5. The Lone Ranger

    The Lone Ranger Safety is paramount!
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    Looks an interesting stroll :thumb

    History from Wikipedia by.any chance ;)
     
    The Queen likes this.
  6. Oxygen Thief

    Oxygen Thief Admin
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    Bang on that is. Good to see something new in the South West as well.
     
  7. Styru

    Styru Admin
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    Yup, 'twas a nice little wander this :thumb
     
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  8. Lectrician

    Lectrician LED Crazy
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    Even the outside raw concrete is enticing :-)
     
  9. PurgeMCR

    PurgeMCR 28DL Full Member
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    Nice Work:thumb
     
  10. Bolts

    Bolts 28DL Regular User
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    Looks interesting :thumb bet this was a good wander, apart from the cows...
     
  11. Incognito

    Incognito Just Reckless.
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    nice find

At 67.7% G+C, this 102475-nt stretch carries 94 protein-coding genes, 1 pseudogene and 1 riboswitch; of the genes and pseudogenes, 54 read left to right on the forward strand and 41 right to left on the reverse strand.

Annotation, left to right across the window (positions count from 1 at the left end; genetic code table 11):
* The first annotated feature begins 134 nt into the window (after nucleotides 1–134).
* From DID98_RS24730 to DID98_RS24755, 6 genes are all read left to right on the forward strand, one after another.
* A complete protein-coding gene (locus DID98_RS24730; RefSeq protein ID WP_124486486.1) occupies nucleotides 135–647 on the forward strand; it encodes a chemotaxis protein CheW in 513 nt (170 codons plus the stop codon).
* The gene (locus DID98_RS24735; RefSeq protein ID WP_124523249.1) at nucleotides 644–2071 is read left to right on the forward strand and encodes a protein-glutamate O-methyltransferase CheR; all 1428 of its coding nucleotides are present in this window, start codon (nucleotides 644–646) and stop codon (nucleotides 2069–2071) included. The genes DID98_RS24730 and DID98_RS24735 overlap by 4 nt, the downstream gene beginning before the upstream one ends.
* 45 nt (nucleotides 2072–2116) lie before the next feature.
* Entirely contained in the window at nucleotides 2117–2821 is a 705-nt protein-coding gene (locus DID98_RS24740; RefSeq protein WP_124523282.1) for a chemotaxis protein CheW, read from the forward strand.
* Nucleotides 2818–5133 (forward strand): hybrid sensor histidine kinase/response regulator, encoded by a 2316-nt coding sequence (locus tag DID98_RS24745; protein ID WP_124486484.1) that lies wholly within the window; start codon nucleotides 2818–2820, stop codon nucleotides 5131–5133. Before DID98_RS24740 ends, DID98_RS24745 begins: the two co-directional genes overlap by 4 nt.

12. Styru

    Styru Admin
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    Well it does say "History stolen from wikipedia" in the report.
     
  13. The Lone Ranger

    The Lone Ranger Safety is paramount!
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    Lets say it's been edited very nicely since I made my observation, was still good before hand :thumb
     
    The Queen likes this.
  14. Tommy1uk

    Tommy1uk 28DL Member
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    Nice :) My Nan worked on site during the war, and know a (now retired), fella that was there until the end.
     
  15. oldiesDJ

    oldiesDJ 28DL Full Member
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    Good Job your Maj' :-) I very nearly got a job down there, glad it fell through now..all those explosives..no thanks! Thanks for the info too. I wasn't aware The Huntspill was dug specifically for the ROF. Fished it a few times too. Well done, TY again :)
     
    The devil child likes this.